Wolf has unusually keen powers of perception, and she is able to perceive things most others are not:
Ever since I was first conscious, I was aware that I perceived some things differently than did many of those around me. In kindergarten, I realized (without, of course, having the word for this) that I had synesthesia—the condition in which one sense spills over into another: people with this form of perception hear colors, or taste sound, or in other ways activate different senses at the same time. . . . Though I managed to censor my synesthesia, my awareness as a child that perception was fluid, and that currents of all kinds were continually flowing around us all—and that the physical world was illuminated and glowing and magical, but also that it contained dark and scary forces—could not be suppressed.
We are now in a position to grasp the relevance of these philosophical considerations to Wolf’s account of covid. She senses that a cosmic struggle is occurring, and it is essential to take sides in it. This she has certainly done:
I reluctantly concluded that human agency alone could not coordinate a highly complicated set of lies about a virus and propagate the lies in perfect uniformity around an entire globe, in hundreds of languages and dialects. Human beings, using their own resources alone, could not have turned hospitals overnight from having been places in which hundreds of staff members were collectively devoted to the care of the infirm, the prolongation of human life, the cherishing of newborns, the helping of mothers to care for little ones, the support of the disabled—into killing factories to which the elderly were prescribed “run-death-is-near” (remdesivir) at scale.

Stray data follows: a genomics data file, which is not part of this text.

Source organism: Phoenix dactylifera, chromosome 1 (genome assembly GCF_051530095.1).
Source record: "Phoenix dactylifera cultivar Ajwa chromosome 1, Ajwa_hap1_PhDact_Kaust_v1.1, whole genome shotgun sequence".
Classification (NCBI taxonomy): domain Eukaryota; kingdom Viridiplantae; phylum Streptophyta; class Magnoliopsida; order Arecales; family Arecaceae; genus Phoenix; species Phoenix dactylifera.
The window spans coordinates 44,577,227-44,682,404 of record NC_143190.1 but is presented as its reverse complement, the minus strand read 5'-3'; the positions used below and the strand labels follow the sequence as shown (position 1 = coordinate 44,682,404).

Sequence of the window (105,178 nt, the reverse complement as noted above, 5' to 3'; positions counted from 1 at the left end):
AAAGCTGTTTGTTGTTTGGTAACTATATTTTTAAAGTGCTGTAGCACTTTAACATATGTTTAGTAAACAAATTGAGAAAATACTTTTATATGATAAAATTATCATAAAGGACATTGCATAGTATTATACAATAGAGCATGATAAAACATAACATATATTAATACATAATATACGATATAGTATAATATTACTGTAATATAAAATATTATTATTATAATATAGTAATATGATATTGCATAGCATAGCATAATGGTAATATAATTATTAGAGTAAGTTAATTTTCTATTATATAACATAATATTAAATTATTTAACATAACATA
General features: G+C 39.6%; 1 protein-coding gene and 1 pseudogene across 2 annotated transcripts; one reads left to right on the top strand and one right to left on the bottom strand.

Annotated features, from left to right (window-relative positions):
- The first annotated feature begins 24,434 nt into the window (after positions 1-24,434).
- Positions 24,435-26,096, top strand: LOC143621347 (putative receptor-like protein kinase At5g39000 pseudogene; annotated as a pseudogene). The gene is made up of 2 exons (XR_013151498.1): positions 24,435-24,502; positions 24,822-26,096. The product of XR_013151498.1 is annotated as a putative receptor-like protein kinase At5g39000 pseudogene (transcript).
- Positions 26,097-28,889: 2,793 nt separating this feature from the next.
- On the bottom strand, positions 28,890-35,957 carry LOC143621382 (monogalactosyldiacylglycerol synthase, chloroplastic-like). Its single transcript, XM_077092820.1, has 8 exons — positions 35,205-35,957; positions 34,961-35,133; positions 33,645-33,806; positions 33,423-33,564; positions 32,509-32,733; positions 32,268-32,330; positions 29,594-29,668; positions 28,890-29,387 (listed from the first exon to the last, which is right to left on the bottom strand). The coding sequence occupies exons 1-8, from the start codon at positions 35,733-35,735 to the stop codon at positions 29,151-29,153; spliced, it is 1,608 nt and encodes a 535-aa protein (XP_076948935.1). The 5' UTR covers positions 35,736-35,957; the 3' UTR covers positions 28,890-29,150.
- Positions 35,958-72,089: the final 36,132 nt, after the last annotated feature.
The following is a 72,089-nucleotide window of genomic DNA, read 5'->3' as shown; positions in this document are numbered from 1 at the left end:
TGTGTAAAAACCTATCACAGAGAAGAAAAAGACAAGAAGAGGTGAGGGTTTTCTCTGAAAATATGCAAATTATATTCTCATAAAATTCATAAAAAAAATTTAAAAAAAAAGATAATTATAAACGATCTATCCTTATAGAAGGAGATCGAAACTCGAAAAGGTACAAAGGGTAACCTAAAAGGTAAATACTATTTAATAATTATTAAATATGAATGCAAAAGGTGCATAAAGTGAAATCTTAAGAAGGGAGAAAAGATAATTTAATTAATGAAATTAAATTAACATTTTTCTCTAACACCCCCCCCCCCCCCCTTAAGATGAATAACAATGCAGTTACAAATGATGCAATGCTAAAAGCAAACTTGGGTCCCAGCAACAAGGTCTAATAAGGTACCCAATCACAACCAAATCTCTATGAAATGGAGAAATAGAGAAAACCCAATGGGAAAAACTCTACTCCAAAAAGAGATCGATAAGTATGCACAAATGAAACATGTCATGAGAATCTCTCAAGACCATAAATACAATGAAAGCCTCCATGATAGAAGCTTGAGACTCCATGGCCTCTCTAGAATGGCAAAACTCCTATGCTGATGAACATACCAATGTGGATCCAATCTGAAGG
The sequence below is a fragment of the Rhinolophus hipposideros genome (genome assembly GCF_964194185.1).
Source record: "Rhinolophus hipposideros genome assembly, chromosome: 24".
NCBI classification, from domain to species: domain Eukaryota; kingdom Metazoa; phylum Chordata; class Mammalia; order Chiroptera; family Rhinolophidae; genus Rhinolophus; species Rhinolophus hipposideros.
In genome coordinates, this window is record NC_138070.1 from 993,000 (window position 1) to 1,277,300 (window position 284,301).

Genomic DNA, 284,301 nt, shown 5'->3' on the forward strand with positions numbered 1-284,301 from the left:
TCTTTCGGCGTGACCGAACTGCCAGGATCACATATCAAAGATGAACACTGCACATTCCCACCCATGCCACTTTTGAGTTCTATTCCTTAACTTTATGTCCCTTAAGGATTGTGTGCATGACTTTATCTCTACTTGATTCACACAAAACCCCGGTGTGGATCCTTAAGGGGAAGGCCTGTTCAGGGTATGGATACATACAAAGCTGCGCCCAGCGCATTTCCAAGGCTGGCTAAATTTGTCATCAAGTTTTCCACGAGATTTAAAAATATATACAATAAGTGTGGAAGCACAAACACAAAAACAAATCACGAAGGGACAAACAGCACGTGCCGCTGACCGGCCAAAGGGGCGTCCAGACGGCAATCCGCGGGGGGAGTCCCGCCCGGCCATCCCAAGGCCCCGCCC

Is she correct in her account of the world? I do not presume to say. To skeptics, the attitude that Immanuel Kant took to the visions of Emmanuel Swedenborg may come to mind; but Swedenborg is not without his eminent defenders, and Wolf’s vision of the world has certainly energized her for battle. Even those who do not accept it must recognize her solid empirical work she has about the dangers of the vaccine.
She stirringly calls us to battle:
Freedom is not free, as many veterans have said. I never understood what that meant except superficially. But you don’t get freedom back so easily if you yourself committed massive crimes. Freedom is not free. You don’t get to take away the freedom of others and enjoy it, without penalty for yourselves. The people you harmed, the parents of the children you burned—they are coming. Not violently, not vengefully, but with the righteous sword of justice in hand. Don’t rest too easy, leaders who did wrong, in this bright American sunlight. You don’t get America back as if nothing had happened.
We owe a great debt of gratitude to this heroic fighter for freedom.